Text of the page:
Petroleum products- The Bill has proposed that VAT on petroleum products be applied at 16 percent from the current rate of eight percent.
The proposal is expected to have a profound effect on the cost of petroleum products in the country and would likely push up the prices above the current historical highs.
On the contrary, the supply of LPG would fall in the tax-exempt category removing it from the current vatable status. The proposal will in effect lower the cost of LPG making it more affordable to Kenyans.
VAT registration for imported digital tax services - The bill has proposed to delete the threshold that required non-resident firms to register for VAT if their annual turnover exceeded Sh5 million.
This means that all providers of imported digital services must now register for VAT.
VAT exemptions- diagnostic, laboratory reagents, vaccines for human and veterinary medicine, aircraft and spacecraft parts.
Timely excise duty payments- The bill seeks to empower KRA to obligate certain firms in certain industries to pay excise instantaneously.
Players in the gaming industry are for instance required to remit excise taxes within 24 hours.
The proposal is expected to increase the cost of compliance for business accounting for excise duty including the setting up of systems to enable real-time payments.
On the flip side, KRA is set to see improved liquidity from the instant disbursement of taxes levied.
Cosmetics- Human hair, wigs, false beards, eyebrows, eyelashes and artificial nails will begin attracting excise duty at the rate of five percent.
Other new excisable goods added include; imported fish at Sh100,000 per metric ton or 20 percent, powdered juice (20 percent) and imported cement (10 percent of the value or Sh1.50 per kilogram)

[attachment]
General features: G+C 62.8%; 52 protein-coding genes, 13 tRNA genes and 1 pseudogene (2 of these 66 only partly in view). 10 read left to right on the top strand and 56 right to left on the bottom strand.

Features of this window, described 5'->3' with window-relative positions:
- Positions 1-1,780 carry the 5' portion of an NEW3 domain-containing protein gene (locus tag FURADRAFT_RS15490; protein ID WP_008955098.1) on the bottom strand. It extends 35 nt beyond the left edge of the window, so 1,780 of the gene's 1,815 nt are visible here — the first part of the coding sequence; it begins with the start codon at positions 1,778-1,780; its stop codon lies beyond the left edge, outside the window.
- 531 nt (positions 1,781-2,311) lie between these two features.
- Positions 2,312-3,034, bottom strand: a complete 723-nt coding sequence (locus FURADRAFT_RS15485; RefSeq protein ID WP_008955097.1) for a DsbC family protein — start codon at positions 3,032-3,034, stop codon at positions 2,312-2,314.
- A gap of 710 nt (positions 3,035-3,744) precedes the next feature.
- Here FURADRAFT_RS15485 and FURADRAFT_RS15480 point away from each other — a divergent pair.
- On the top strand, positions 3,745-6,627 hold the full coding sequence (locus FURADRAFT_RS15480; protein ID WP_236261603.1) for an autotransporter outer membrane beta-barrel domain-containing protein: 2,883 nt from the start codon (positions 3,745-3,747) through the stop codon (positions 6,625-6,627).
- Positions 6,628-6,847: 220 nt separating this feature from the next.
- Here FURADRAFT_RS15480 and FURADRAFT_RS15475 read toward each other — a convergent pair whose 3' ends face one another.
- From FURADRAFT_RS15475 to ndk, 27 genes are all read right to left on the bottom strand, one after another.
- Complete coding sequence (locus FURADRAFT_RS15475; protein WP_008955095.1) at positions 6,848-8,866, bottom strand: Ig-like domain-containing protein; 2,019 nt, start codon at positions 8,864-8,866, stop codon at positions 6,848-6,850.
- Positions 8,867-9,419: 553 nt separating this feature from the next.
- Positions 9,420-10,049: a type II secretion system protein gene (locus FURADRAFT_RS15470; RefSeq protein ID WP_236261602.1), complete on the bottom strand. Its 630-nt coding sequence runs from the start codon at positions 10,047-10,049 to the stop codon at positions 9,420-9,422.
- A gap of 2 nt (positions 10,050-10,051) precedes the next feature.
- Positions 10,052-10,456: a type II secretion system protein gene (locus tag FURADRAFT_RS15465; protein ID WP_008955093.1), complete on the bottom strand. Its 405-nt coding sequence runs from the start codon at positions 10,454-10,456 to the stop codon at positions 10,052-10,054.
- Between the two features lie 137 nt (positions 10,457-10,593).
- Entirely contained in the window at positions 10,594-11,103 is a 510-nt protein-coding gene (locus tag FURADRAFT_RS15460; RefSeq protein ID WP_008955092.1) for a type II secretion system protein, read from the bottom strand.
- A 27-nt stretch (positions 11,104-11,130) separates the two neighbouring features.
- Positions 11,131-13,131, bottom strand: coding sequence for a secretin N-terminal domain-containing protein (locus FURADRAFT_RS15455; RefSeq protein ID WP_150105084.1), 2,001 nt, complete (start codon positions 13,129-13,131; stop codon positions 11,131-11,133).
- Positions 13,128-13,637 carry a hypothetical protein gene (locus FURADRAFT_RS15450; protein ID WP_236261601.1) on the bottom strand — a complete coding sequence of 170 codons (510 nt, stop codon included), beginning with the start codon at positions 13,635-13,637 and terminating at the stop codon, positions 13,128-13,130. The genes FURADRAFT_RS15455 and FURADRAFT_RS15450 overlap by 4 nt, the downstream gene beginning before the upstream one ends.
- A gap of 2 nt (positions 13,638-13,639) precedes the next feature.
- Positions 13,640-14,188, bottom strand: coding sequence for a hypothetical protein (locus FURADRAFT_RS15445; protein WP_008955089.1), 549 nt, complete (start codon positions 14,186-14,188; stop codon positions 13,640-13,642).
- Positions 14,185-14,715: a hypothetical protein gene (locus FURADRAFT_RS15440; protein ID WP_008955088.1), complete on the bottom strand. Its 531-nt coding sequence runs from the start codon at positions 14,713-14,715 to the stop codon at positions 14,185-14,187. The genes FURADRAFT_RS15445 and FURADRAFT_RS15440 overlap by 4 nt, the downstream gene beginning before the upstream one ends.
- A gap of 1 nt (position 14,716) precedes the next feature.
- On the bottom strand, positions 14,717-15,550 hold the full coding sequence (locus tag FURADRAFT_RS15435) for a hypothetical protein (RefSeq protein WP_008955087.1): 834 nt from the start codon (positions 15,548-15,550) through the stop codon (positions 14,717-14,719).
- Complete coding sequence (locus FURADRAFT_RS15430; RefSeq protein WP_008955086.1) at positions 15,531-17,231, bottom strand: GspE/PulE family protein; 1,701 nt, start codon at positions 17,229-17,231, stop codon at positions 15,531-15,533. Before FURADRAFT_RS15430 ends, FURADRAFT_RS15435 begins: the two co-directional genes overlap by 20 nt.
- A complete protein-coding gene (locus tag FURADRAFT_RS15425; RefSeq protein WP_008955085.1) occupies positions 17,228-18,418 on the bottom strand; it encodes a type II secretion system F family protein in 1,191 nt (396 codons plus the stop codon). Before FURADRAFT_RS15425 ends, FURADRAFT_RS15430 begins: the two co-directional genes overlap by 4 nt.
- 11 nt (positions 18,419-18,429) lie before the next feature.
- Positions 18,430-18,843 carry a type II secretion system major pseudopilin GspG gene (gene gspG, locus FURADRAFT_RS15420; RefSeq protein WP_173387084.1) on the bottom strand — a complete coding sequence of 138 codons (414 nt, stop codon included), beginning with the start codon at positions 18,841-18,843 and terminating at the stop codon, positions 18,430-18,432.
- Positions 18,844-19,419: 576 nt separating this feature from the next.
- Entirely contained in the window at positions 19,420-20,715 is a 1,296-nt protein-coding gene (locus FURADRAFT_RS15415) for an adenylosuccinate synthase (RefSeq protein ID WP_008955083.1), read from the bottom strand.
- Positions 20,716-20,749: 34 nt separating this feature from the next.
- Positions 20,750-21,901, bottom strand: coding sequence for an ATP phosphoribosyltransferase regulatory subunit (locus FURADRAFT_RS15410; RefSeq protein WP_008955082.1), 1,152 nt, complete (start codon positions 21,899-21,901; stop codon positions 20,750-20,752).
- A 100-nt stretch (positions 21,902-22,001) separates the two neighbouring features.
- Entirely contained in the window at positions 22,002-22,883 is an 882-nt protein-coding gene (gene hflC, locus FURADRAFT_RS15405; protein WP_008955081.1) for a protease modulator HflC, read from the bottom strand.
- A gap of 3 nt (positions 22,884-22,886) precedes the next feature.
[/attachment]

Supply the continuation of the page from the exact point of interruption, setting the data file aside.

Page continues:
Increased excise duty rates- mobile money transfer services 12 percent to 15 percent creating a likelihood of increased mobile-money charges by telco operators, excise duty on gaming, betting, price competitions and lotteries move from 7.5 percent to a blanket 20 percent with the aim of raising tax nettings from the gaming industry.
Read: Finance Bill 2023: Wins and losses for ordinary taxpayers
Any amount charged in the disbursement of digital loans- Any amount charged in the process of a loan issuance by a digital lender will be the subject of excise duty which is levied at 20 percent.
Tax Appeals Tribunal
Taxpayers will be required to deposit 20% of the tax in dispute at the KRA or equivalent security before disputing a decision of the Tax Appeals Tribunal at the High Court.
The move is set to disincentive taxpayers wishing to challenge decisions made by the tribunal as the deposit requirement may be untenable to most taxpayers.
Tax Procedures Act
The KRA will no longer grant relief because of doubt or difficulty in the recovery of tax on the part of the KRA.
The proposal if passed is expected to lead to an even more aggressive tax authority implying more running battles between the taxman and taxpayers in arrears.
Miscellaneous Fees & Levies Act
Import declaration fee- The bill has proposed to revise the import declaration fee from 3.5 to 2.5 percent.
The move is deemed as a stimulator to local manufacturing by reducing the cost of inputs imported to the country.
Railway Development Levy - The bill has also proposed to lower the RDL from 3.5 to 2.5 percent in a move seen as an additional cushion to local manufacturing.